An investigation into a cyberattack targeting the nonprofit New Mexico State University Foundation earlier this summer found no evidence of data theft or misused personal information, the university has announced.
(TNS) — An investigation into a cyberattack targeting the nonprofit New Mexico State University Foundation earlier this summer found no evidence of data theft or misused personal information, the university announced last weekend.
However, an additional data security incident, dating back to May, was reported by a company providing data services for the university.
After noting unusual network activity late in June, NMSU personnel contacted law enforcement and removed an unspecified number of devices from the network as a forensic investigation began.
Financial institutions holding foundation funds reported no attempts at unauthorized access to the foundation's accounts or sensitive financial information.
However, an earlier attack on the foundation's data was reported in July.
That incident, said to have occurred in May, involved a ransomware attack reported by the Blackbaud company, which provides cloud-based database services. The university said in a news release that that incident "may have resulted in unauthorized access to certain information maintained by Blackbaud."
The foundation said its investigation confirmed that neither the affected devices nor the databases maintained by Blackbaud contained credit card or bank account data, personal identifying information or Social Security numbers.
In response to the incident, the foundation said it was beefing up its cybersecurity under a contract with an unnamed data security firm upon review of its security systems and policies, to include renewed training for employees and testing of compliance with security protocols.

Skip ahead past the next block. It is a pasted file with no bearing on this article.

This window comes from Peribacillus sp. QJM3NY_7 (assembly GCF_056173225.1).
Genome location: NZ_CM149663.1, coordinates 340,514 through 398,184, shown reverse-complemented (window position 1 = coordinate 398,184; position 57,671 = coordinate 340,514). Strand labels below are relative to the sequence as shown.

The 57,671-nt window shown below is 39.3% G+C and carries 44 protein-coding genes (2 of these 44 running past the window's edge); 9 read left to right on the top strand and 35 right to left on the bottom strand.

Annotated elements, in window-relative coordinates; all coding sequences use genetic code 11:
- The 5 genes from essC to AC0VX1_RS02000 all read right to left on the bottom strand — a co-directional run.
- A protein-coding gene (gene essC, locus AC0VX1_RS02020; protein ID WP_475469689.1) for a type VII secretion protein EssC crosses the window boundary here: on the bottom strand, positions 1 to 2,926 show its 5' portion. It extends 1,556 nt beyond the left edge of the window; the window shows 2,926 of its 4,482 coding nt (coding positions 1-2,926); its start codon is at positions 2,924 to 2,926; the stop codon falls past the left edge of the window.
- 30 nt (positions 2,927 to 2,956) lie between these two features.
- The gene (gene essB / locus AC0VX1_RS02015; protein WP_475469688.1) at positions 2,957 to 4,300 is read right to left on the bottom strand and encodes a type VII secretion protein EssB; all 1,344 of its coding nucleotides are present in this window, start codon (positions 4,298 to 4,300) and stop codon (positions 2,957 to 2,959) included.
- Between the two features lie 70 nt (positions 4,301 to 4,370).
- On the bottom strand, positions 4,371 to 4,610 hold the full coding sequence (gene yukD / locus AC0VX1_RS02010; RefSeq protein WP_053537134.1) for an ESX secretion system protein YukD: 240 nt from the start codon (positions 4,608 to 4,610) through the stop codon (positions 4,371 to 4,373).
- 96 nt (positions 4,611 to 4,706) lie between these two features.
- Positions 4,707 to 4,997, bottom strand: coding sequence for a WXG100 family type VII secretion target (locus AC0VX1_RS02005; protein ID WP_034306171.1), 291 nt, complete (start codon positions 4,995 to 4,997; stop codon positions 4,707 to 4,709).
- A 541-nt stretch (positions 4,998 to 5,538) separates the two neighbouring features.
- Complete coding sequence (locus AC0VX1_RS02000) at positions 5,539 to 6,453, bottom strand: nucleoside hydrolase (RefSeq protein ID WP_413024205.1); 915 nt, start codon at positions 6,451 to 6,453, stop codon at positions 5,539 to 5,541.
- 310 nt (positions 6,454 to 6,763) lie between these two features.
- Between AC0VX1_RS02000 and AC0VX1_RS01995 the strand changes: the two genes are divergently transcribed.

Addressing donors, the foundation stated that it would not use email communications to obtain bank account or credit card numbers; to notify donors of a change of address for the foundation; or new instructions for wiring funds or stock transfers.
"The Foundation will accept credit card payments by phone or via a secure web portal and will communicate changes regarding address or financial instructions by mail that will be postmarked in Las Cruces," the foundation noted in its statement.
It also warned donors who receive suspicious email messages purporting to be from NMSU or the NMSU Foundation, or are simply in doubt, to contact the foundation to verify authenticity rather than click links or respond with sensitive data.
In 2019, two public school districts in Doña Ana County were hit with major ransomware attacks.
The Gadsden Independent School District was attacked twice by the Ryuk ransomware virus, requiring the district to "scrub" devices districtwide and rebuild its email system.
Meanwhile, the Las Cruces Public Schools spent much of the 2019-20 school year restoring devices and repairing systems after a similar attack in October.
©2020 the Las Cruces Sun-News, Distributed by Tribune Content Agency, LLC.
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